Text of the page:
At the same time the 1st Army was created, a new Army Group Gallwitz was formed under the command of the 2nd Army commander, Max von Gallwitz, and was given overall command of the battle. One of the key functions of this level of command was to manage the large numbers of units flowing in and out of the battle. As we have seen, divisions lasted for an average of two weeks before needed to be replaced. Over the course of the battle, 96 German infantry divisions fought on the Somme, the equivalent of three-quarters of the German army on the Western Front, and many of these fought more than once. With divisions and corps focused on fighting the battle and armies on supplying this combat, the army group could pay attention to the strengths and weaknesses of individual combat divisions. The battle drew in so many divisions that the German High Command recognised that an army group formed of two armies was insufficient to manage divisional rotation effectively. Accordingly, at the end of August a new army group, Army Group Crown Prince Rupprecht, was created comprised of four armies. This created a much larger pool of divisions upon which the army group could draw to supply the battle with manpower. ‘Fought-out’ divisions could be withdrawn before they reached the point of collapse, sent to quite sectors of the army group front to rest and refit, and fresh divisions inserted as their replacements. (Often, divisional artillery was kept in place and served as reinforcement for the incoming artillery, which increased the significance of the Gruppe staff in coordinating the artillery battle.)

All of this meant that for the higher leadership of the German defenders, the corps, army, and army group commanders, the battle of the Somme demanded new means of ‘leading.’ As a Materialschlacht, the battle put careful and efficient management of resources to the fore. The creation of more-or-less permanent corps commands, splitting the battle between two armies, and last the creation of a standing army group all served this purpose. Each of these levels of command helped provide resources to the front line. The permanent corps (Gruppe) provided staff and support for the artillery battles. Each of the armies came with their own lines-of-communication service (Etappentruppe). Finally the army group managed the flow of divisions between armies and into and out of the battle. Increasingly, the tactical battle, where traditional ideas of leadership and command were more significant, was the preserve of the divisions and below, while the higher commands, whether based in a chateau or not, managed the battle. If any of these levels of command failed in their tasks of supplying different elements of the battle, than no amount of tactical brilliance on the part of the frontline commanders and their troops could have rescued the situation. The battle of the Somme brought home forcefully to the German army that ‘management’ was as important to victory in battle as ‘leadership.’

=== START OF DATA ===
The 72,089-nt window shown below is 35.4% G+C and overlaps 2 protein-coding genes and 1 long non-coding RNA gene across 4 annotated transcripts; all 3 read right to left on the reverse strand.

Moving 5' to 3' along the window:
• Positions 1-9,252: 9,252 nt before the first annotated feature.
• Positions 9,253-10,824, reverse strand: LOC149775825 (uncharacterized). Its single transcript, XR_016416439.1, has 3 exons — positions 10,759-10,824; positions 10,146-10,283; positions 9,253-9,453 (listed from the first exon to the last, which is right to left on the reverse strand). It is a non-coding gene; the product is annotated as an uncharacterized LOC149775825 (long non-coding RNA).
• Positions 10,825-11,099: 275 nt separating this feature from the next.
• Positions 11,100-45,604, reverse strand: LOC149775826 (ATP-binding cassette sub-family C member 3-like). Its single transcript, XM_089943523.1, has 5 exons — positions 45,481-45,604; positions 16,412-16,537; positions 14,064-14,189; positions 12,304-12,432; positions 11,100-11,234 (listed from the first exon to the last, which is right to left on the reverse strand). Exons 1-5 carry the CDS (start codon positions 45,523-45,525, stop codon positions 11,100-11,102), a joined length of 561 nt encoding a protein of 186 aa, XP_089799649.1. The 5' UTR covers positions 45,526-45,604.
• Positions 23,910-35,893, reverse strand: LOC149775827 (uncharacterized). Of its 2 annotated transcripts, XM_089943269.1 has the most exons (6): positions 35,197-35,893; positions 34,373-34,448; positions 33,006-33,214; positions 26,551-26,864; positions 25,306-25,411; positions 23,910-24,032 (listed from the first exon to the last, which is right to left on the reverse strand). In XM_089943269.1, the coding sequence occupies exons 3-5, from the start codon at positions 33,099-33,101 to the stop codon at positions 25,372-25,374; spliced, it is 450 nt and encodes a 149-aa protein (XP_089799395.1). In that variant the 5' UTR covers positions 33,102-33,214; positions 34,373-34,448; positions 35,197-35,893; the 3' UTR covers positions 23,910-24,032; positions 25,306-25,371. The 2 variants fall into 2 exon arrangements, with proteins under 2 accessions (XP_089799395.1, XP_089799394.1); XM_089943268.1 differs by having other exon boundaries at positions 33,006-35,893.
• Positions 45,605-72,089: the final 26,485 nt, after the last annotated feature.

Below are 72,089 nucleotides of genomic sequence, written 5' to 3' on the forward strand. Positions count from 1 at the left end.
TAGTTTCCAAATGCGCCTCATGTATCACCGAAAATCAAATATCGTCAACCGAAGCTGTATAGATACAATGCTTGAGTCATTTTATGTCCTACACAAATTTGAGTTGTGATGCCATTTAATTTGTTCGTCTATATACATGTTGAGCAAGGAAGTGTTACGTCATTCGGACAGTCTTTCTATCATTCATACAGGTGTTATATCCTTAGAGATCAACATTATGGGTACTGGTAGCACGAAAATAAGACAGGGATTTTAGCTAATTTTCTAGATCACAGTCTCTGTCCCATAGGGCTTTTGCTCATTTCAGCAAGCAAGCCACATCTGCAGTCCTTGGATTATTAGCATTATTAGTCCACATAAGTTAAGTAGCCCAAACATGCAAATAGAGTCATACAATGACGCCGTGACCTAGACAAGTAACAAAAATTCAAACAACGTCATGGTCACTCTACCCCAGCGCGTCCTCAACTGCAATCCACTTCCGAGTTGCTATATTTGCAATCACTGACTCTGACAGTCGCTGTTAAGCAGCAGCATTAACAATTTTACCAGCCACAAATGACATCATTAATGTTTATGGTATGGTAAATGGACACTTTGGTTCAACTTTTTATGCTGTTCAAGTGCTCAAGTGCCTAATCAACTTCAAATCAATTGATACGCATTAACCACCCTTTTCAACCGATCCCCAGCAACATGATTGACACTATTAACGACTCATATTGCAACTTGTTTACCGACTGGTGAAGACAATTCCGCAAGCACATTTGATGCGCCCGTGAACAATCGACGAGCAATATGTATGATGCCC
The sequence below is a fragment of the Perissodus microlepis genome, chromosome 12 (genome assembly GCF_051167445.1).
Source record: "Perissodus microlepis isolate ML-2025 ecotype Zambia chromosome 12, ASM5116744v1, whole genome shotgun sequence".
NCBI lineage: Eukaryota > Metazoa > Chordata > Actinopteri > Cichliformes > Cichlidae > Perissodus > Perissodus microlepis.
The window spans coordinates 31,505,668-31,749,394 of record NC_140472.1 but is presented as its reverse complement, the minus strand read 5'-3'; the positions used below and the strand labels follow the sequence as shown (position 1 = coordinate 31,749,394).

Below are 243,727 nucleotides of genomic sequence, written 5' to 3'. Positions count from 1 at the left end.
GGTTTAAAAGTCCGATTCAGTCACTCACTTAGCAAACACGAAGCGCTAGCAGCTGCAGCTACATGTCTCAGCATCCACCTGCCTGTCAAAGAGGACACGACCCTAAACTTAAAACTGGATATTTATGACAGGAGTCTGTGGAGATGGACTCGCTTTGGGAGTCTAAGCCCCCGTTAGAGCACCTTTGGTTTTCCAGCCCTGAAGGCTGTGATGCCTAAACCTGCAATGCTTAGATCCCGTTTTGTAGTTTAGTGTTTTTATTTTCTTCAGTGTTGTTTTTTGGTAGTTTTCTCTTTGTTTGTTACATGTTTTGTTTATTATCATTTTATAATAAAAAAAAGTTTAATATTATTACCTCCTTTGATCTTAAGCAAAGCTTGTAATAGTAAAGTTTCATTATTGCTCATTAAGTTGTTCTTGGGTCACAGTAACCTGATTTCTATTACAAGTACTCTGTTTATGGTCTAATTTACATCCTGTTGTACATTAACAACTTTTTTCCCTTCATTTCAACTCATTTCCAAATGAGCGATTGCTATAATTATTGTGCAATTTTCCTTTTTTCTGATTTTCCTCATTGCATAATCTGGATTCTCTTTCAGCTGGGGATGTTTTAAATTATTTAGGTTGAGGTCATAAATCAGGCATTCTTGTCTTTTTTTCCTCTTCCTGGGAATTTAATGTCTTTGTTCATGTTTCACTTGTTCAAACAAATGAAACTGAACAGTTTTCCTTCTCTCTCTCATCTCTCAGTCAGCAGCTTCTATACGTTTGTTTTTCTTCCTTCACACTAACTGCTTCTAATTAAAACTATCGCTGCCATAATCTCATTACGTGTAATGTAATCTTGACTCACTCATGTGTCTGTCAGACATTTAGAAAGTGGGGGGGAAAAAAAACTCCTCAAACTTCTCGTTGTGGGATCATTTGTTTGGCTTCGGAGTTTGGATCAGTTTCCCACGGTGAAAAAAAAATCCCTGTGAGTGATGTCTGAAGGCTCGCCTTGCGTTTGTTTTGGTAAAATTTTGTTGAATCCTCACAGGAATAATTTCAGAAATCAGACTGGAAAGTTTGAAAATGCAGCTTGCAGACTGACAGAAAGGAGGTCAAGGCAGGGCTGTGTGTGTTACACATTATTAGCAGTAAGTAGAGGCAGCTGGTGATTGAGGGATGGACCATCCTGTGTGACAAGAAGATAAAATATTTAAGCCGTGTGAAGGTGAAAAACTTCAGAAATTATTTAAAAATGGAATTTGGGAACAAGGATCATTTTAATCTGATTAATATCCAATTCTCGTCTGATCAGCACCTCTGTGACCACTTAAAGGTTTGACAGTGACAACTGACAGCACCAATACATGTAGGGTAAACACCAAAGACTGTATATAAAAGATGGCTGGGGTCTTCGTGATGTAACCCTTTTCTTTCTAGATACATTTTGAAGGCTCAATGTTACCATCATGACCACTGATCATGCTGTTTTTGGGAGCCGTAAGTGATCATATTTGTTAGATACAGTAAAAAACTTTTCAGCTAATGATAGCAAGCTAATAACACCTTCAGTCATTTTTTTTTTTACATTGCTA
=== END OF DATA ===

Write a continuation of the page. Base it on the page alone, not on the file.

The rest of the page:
For more on how the German army fought the battle of the Somme and the lessons it drew from this battle, see my Journal of Military History article on the subject.

Image: A German munitions factory in early 1916. Bundesarchiv Bild 146-1970-047-37 / CC-BY-SA 3.0